|MannKind CFO Matthew Pfeffer|
MannKind ($MNKD) has been starved for cash, so it was huge for the California-based pharma to strike a deal with Big Pharma player Sanofi ($SNY) to help market its inhaled insulin Afrezza. But Sanofi has something else that can cut the pair's costs and fatten up its bottom line. It has insulin.
Of course, the company with the best-selling diabetes product in the world, Lantus, would have insulin. Now, if the partners can get a Sanofi insulin approved for the Afrezza product, then MannKind will get it at cost and that can make Afrezza more competitive, Mannkind CFO Matthew Pfeffer told investors at the Morgan Stanley Global Healthcare Conference last week. That will fatten their margins on Afrezza.
"They can certainly make it more cheaply than we can buy it anywhere else, which only helps both of us since this comes off the bottom-line, which we then split," Pfeffer said, according to a transcript of the discussion from Seeking Alpha. That just adds to the "attractiveness of doing a deal with somebody like Sanofi."
MannKind COO Hakan Edstrom chimed in, explaining "That makes a significant difference and certainly makes our product even more competitive on the cost basis and particularly in the global market place where pricing is a little bit more, say compressed, than it is in the U.S."
|MannKind COO Hakan Edstrom|
The FDA approved Afrezza in June and last month, the two companies announced their collaboration. Paris-based Sanofi will provide MannKind with $150 million upfront for the inhaled meal-time insulin drug and as much as $775 million more if Afrezza lives up to expectations. The pair will share global profits and losses, with Sanofi taking 65% and assuming all of the losses in the "early days," Pfeffer explained. The Paris-based pharma has also agreed to advance to MannKind its share of the collaboration's expenses, with a ceiling of $175 million.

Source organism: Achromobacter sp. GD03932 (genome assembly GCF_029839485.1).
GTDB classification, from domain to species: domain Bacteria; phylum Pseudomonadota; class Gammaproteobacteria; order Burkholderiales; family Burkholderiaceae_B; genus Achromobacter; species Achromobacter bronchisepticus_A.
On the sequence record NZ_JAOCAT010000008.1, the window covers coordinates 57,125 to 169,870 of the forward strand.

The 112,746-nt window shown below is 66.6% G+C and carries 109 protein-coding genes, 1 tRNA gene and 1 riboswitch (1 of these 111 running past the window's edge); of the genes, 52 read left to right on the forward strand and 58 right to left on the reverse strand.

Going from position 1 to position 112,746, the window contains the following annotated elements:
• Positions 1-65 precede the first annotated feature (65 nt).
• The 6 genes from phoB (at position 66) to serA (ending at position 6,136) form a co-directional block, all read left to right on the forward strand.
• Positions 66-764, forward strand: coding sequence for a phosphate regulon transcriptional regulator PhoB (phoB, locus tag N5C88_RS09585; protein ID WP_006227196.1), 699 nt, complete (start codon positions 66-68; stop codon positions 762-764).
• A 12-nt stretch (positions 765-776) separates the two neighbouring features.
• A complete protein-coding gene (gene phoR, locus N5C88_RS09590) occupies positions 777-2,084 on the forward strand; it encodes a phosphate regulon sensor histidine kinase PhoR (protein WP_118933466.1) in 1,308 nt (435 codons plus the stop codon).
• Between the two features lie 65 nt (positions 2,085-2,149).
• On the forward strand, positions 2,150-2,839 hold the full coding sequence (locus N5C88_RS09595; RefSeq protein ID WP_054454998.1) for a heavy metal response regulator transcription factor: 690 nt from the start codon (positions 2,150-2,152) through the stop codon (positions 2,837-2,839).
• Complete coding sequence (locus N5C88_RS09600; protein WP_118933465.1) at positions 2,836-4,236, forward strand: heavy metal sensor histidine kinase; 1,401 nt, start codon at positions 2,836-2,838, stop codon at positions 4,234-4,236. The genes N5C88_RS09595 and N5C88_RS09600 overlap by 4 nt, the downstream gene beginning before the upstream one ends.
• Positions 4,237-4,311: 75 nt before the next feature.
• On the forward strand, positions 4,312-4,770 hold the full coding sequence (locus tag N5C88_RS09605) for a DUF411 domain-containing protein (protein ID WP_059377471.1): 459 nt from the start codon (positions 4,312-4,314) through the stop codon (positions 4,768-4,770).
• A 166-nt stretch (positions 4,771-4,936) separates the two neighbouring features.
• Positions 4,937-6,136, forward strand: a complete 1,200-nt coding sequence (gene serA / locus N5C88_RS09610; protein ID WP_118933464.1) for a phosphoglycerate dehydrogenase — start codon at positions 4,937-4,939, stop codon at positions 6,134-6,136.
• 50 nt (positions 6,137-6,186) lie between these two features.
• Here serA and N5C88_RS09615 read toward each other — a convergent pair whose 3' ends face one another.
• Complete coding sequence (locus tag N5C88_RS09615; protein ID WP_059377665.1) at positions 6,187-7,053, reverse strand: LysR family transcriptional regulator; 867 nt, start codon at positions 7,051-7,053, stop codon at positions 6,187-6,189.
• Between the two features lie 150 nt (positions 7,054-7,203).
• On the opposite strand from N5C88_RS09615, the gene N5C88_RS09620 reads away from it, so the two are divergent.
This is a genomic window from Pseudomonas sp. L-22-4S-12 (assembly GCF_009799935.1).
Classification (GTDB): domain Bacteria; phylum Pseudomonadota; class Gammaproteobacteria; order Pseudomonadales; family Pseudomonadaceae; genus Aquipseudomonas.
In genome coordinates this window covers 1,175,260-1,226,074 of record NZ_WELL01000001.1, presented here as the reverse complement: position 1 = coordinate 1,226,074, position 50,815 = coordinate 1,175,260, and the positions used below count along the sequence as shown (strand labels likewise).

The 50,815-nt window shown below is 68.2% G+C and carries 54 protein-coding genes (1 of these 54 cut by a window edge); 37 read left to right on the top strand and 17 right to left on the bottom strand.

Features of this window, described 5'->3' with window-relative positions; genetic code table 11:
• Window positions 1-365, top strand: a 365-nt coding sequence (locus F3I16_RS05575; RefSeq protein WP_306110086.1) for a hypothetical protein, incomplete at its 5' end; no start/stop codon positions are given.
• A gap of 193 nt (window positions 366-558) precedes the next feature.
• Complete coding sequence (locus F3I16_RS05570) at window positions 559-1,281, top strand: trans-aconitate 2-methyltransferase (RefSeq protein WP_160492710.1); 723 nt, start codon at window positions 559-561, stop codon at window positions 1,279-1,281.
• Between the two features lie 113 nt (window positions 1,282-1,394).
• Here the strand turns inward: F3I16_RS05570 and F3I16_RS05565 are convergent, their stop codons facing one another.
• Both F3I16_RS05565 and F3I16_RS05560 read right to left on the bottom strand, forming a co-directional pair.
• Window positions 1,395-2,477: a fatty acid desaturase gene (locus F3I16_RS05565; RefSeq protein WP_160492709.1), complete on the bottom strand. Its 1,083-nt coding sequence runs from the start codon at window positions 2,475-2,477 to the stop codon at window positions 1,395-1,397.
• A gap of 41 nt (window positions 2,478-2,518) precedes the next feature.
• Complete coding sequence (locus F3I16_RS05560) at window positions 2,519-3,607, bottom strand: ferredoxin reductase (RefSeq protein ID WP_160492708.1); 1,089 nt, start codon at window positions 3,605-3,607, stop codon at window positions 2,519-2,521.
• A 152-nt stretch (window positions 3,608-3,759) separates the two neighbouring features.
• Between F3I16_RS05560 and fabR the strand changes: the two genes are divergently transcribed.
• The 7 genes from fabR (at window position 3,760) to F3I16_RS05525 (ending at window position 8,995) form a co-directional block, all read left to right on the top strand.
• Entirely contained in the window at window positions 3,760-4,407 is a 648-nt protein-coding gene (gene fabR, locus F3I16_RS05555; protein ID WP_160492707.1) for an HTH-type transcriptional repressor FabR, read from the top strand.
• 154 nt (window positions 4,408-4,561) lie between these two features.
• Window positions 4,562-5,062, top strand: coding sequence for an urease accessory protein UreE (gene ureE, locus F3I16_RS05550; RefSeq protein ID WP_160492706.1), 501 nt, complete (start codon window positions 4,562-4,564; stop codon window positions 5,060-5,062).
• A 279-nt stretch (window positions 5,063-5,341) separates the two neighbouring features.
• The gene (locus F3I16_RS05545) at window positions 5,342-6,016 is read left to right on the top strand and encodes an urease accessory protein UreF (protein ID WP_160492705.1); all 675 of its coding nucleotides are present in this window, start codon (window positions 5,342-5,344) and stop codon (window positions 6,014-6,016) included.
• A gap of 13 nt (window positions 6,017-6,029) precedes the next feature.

Of course, hitting the targets depends on getting acceptance of an inhaled insulin in the market against injected blockbusters like NovoLog from Novo Nordisk ($NVO) and Humalog from Eli Lilly ($LLY). While the appeal of using an inhaler instead of an injector pen or needle to take insulin has certain obvious appeal, an earlier run at that market by Pfizer ($PFE) turned into a costly failure. It pulled Exubera in 2007, after a year on the market, and took a $2.8 billion write-off when the drug flopped. Of course Sanofi is well aware of that, since it had sold its share of the drug to Pfizer for $1.4 billion.
There was a huge difference, however, with the difference relating to the delivery devices. Pfizer's drug was delivered from a container the size of a can of tennis balls while MannKind's inhaler is the size of an adult's thumb.
- here's the Seeking Alpha transcript
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